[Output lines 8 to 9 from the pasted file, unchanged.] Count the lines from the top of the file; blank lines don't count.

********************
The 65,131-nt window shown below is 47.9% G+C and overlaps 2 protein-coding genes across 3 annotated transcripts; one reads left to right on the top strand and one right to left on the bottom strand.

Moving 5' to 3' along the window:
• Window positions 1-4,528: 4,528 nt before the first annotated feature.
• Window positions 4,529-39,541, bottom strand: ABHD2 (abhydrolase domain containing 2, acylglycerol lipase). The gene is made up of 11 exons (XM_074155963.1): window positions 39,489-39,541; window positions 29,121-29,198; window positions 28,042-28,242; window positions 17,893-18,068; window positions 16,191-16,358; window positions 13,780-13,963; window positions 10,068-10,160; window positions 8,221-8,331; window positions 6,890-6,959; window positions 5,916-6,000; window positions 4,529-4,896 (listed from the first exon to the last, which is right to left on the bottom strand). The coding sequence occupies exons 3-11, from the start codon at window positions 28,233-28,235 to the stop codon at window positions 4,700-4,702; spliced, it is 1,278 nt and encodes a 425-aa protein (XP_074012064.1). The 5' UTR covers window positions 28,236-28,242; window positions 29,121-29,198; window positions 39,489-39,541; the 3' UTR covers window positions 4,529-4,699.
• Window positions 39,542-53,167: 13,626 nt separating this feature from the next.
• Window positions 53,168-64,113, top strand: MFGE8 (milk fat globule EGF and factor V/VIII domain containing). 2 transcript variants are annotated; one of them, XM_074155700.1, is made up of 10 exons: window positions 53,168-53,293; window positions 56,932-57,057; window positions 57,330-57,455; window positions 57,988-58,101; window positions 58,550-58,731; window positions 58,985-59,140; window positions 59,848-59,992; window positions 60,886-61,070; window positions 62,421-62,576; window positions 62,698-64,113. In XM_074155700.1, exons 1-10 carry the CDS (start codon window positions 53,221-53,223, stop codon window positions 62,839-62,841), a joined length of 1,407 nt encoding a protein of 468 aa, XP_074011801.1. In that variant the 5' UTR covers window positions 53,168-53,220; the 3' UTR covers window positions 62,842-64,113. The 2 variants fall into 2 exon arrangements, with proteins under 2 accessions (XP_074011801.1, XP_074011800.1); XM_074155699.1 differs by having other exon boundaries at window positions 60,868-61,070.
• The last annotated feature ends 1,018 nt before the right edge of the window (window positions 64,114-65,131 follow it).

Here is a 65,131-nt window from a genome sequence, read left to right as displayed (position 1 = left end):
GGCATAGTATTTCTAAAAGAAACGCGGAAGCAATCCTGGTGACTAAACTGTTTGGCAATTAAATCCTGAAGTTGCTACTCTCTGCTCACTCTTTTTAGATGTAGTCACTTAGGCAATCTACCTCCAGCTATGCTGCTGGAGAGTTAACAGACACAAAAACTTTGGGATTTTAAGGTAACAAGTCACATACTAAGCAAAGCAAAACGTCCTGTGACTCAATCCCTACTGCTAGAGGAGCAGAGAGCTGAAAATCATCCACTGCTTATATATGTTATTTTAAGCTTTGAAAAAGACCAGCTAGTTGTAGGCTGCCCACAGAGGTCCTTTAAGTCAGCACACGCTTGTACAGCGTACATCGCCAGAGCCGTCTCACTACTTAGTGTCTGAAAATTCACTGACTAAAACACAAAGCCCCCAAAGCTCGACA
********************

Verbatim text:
Here is a 65,131-nt window from a genome sequence, read left to right as displayed (position 1 = left end):
GGCATAGTATTTCTAAAAGAAACGCGGAAGCAATCCTGGTGACTAAACTGTTTGGCAATTAAATCCTGAAGTTGCTACTCTCTGCTCACTCTTTTTAGATGTAGTCACTTAGGCAATCTACCTCCAGCTATGCTGCTGGAGAGTTAACAGACACAAAAACTTTGGGATTTTAAGGTAACAAGTCACATACTAAGCAAAGCAAAACGTCCTGTGACTCAATCCCTACTGCTAGAGGAGCAGAGAGCTGAAAATCATCCACTGCTTATATATGTTATTTTAAGCTTTGAAAAAGACCAGCTAGTTGTAGGCTGCCCACAGAGGTCCTTTAAGTCAGCACACGCTTGTACAGCGTACATCGCCAGAGCCGTCTCACTACTTAGTGTCTGAAAATTCACTGACTAAAACACAAAGCCCCCAAAGCTCGACA